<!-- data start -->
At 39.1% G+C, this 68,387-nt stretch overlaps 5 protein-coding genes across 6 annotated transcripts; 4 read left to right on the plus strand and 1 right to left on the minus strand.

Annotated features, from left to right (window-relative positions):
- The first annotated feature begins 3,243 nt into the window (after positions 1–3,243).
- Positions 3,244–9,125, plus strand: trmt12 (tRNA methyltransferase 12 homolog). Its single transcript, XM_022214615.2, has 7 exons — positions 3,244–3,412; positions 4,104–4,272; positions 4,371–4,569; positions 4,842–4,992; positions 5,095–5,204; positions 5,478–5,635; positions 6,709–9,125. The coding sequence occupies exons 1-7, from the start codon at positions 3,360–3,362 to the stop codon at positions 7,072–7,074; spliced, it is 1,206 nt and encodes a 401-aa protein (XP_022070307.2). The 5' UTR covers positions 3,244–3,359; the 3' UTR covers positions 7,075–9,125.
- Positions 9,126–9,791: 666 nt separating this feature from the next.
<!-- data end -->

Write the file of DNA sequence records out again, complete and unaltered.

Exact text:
At 39.1% G+C, this 68,387-nt stretch overlaps 5 protein-coding genes across 6 annotated transcripts; 4 read left to right on the plus strand and 1 right to left on the minus strand.

Annotated features, from left to right (window-relative positions):
- The first annotated feature begins 3,243 nt into the window (after positions 1–3,243).
- Positions 3,244–9,125, plus strand: trmt12 (tRNA methyltransferase 12 homolog). Its single transcript, XM_022214615.2, has 7 exons — positions 3,244–3,412; positions 4,104–4,272; positions 4,371–4,569; positions 4,842–4,992; positions 5,095–5,204; positions 5,478–5,635; positions 6,709–9,125. The coding sequence occupies exons 1-7, from the start codon at positions 3,360–3,362 to the stop codon at positions 7,072–7,074; spliced, it is 1,206 nt and encodes a 401-aa protein (XP_022070307.2). The 5' UTR covers positions 3,244–3,359; the 3' UTR covers positions 7,075–9,125.
- Positions 9,126–9,791: 666 nt separating this feature from the next.